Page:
< December 14, 2008 >

Commentary on John 1:6-8, 19-28

 

The Gospel readings for the Third Sunday of Advent in Years A, B, and C focus on the person of John.

This year, the focus is on John's role as the primary witness to Jesus, the Messiah. The Gospel of Luke gives us greater insight into the relationship of John and Jesus, but we will wait with this focus until the text assigned for the Fourth Sunday of Advent, Luke 1:26-38.

The opening verses of the Gospel of John bear witness to the uniqueness of Jesus' identity: "In the beginning was the Word, and the Word was with God, and the Word was God. This one was in the beginning with God" (1:1-2). Jesus is God; Jesus is the Word. These identities are inseparable, and John is the first human witness to this unique relationship of the Father and the Son.

When we meet John in this gospel, we immediately see it is not by happenstance that he will play out his role as the first one to identify Jesus as the Son of God: "There was a man sent from God, whose name was John" (1:6). God has chosen John and commissioned his role as a witness to Jesus.

John's witness transcends all of time as he bears witness to the light that has come into a darkened world: "He (John) came as a witness to testify to the light, so that all might believe through him. He himself was not the light but he came to testify to the light. The true light, which enlightens everyone, was coming into the world" (1:7-9). John's role as witness and Jesus' role as light are inseparable.

When asked about his identity, John replied that he was not the Messiah, or a prophet announcing the Messiah, or one such as Elijah, or the prophet, Moses (1:19-21). Rather, John identifies himself as the prophetic voice of one such as the figure of Isaiah whose role in the sixth century before Christ announced the return of God's people from their years of captivity in Babylon: "I am the voice of one crying out in the wilderness, 'Make straight the way of the Lord'" (1:22-23, citing Isaiah 40:3).

John's role is to make straight the way to the one who comes as the Messiah, and he does this through his identity in the role given him by God. He is simply the witness to the one whom God has sent.

The Gospel of John identifies John in a unique way and serves as a marvelous Advent text. Unlike the synoptic gospels, Matthew, Mark and Luke, the Gospel of John identifies this person only as John, and does not attach his identity as "the baptist" with his person. Only in a very unique way do we hear about the baptism of John in his words: "I baptize with water" (1:26), and in reference to Jesus, John responds, "I myself did not know him, but I came baptizing with water for this reason that he might be revealed to Israel" (1:31).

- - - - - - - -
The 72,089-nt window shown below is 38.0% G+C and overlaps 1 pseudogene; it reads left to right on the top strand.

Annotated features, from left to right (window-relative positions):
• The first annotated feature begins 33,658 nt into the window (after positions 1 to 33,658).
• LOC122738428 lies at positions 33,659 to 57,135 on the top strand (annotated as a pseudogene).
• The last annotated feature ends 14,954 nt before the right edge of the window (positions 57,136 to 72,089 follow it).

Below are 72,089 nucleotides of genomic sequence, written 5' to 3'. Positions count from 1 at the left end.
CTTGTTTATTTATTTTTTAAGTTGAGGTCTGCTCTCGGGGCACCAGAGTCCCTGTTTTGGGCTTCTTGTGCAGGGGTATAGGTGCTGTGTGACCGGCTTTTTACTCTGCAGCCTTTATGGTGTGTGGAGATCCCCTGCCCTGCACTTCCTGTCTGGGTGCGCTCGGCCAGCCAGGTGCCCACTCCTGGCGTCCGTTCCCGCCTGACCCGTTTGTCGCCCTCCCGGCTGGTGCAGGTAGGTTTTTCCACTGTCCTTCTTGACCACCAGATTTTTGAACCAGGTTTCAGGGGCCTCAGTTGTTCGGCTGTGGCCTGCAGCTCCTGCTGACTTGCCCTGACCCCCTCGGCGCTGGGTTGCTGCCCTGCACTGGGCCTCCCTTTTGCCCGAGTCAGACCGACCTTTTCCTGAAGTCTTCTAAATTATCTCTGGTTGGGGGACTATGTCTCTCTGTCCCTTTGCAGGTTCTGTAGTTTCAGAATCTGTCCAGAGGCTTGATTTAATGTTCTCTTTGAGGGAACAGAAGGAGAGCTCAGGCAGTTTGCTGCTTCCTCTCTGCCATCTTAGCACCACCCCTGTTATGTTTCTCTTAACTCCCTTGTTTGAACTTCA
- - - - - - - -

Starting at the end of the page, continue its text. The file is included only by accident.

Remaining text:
John bears witness to the baptism event in this way: "I saw the Spirit descending from heaven like a dove, and it remained on him. I myself did not know him but the one who sent to baptize with water said to me, 'He on whom you see the Spirit descend and remain is the one who baptizes with the Holy Spirit.' And I myself have seen and have testified that this is the Son of God" (1:32-34).

These verses are not included in the assigned text for this Sunday, but they are very important in filling out the portrait of John and his role in this gospel. What we begin to see is that the figure of John in the Gospel of John plays a unique role. John is not identified as the forerunner of the Messiah, which is his role in Matthew, Mark and Luke. In the Gospel of John, he is portrayed as the primary witness to Jesus as he looks back on his relationship to Jesus. John is the first person in this gospel to bear witness and confess that Jesus is "the Son of God" (1:34). This confession is heard from a human witness not until the very end of the Gospel of Mark when we hear the confession of the centurion standing at the foot of the cross as Jesus has breathed his last: "Truly this man was God's Son!" (Mark 15:39).

The role of John continues to unfold in the Gospel of John in 3:22-30; 5:31-35; 10:40-42. In these ongoing texts, it is always clear that John's role is one of the primary witness to Jesus. John is identified as "the friend of the bridegroom" who rejoices in the presence of the bridegroom and announces: "He must increase, but I must decrease" (3:29-30). Jesus identifies the role of John: "He was a burning and shining Lamp, and you were willing to rejoice for a while in his light" (5:35). Finally, many who witnessed John's ministry of witness to the Messiah offer their highest commendation of his God-given role: "John performed no sign, but everything he said about [Jesus] was true" (10:41). His role was now complete as the evangelist John offers the final witness to the role of John: "And many believed in him [across the Jordan]" (10:42).

On this Third Sunday of Advent in Year B, we have a unique opportunity to identify the role that all persons of faith are called to by God. Each one of us who has heard the words of this text have seen the importance of John's witness to Jesus. Like John, God commissions us to bear witness to the Messiah, Jesus Christ, the one who has come in the flesh, the one who is here with us, and the one who will come again in his reign as Lord of all.

In this, there is no greater witness to the truth of God's work of salvation.